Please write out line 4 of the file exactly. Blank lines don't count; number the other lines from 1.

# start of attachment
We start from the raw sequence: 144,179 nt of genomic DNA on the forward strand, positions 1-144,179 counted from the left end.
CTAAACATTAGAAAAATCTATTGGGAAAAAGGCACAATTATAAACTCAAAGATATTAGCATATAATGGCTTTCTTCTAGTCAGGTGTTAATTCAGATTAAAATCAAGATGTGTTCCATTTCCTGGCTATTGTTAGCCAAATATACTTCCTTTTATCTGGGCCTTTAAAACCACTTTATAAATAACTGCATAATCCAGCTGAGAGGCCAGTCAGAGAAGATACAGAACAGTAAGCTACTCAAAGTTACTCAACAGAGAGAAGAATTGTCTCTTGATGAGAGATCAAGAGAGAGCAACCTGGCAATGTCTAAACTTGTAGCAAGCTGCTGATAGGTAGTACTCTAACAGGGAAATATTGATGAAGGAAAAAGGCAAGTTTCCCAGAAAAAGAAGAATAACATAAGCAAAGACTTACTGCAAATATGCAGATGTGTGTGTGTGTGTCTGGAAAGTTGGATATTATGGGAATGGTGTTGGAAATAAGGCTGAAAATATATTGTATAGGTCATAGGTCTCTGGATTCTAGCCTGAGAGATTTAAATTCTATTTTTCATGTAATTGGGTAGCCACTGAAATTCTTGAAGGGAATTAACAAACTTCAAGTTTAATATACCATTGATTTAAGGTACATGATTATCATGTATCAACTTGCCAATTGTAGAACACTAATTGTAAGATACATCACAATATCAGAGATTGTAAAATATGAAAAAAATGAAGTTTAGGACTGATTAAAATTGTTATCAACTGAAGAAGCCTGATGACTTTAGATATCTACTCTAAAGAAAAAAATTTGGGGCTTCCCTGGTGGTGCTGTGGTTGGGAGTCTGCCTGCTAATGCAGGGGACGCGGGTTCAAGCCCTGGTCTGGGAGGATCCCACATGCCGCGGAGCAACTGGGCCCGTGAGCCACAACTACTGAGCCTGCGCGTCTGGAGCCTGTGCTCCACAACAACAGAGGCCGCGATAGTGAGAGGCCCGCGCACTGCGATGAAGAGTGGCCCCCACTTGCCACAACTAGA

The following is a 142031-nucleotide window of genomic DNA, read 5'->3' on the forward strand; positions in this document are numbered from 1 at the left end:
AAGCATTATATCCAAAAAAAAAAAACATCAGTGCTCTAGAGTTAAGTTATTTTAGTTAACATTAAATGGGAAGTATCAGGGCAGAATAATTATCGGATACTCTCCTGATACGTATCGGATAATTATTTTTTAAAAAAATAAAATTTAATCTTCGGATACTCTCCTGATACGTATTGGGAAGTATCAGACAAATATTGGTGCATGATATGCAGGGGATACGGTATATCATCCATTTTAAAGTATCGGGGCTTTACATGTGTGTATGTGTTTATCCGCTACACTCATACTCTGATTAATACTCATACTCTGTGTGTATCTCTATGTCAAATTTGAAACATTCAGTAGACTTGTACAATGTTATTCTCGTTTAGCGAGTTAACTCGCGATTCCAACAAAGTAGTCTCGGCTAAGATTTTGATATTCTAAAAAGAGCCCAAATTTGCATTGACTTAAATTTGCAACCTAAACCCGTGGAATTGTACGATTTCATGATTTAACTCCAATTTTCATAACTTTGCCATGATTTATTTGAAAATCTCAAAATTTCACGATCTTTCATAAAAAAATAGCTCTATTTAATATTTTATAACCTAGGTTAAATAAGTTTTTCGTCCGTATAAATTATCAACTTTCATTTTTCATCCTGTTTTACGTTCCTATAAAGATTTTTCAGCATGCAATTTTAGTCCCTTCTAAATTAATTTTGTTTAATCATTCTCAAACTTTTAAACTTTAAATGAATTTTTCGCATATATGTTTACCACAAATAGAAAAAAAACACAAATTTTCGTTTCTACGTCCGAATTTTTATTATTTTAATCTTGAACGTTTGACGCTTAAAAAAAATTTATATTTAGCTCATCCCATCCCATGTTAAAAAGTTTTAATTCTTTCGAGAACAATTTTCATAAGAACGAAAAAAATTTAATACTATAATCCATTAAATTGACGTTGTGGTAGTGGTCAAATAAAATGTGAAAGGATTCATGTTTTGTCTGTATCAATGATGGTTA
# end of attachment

AAGCATTATATCCAAAAAAAAAAAACATCAGTGCTCTAGAGTTAAGTTATTTTAGTTAACATTAAATGGGAAGTATCAGGGCAGAATAATTATCGGATACTCTCCTGATACGTATCGGATAATTATTTTTTAAAAAAATAAAATTTAATCTTCGGATACTCTCCTGATACGTATTGGGAAGTATCAGACAAATATTGGTGCATGATATGCAGGGGATACGGTATATCATCCATTTTAAAGTATCGGGGCTTTACATGTGTGTATGTGTTTATCCGCTACACTCATACTCTGATTAATACTCATACTCTGTGTGTATCTCTATGTCAAATTTGAAACATTCAGTAGACTTGTACAATGTTATTCTCGTTTAGCGAGTTAACTCGCGATTCCAACAAAGTAGTCTCGGCTAAGATTTTGATATTCTAAAAAGAGCCCAAATTTGCATTGACTTAAATTTGCAACCTAAACCCGTGGAATTGTACGATTTCATGATTTAACTCCAATTTTCATAACTTTGCCATGATTTATTTGAAAATCTCAAAATTTCACGATCTTTCATAAAAAAATAGCTCTATTTAATATTTTATAACCTAGGTTAAATAAGTTTTTCGTCCGTATAAATTATCAACTTTCATTTTTCATCCTGTTTTACGTTCCTATAAAGATTTTTCAGCATGCAATTTTAGTCCCTTCTAAATTAATTTTGTTTAATCATTCTCAAACTTTTAAACTTTAAATGAATTTTTCGCATATATGTTTACCACAAATAGAAAAAAAACACAAATTTTCGTTTCTACGTCCGAATTTTTATTATTTTAATCTTGAACGTTTGACGCTTAAAAAAAATTTATATTTAGCTCATCCCATCCCATGTTAAAAAGTTTTAATTCTTTCGAGAACAATTTTCATAAGAACGAAAAAAATTTAATACTATAATCCATTAAATTGACGTTGTGGTAGTGGTCAAATAAAATGTGAAAGGATTCATGTTTTGTCTGTATCAATGATGGTTA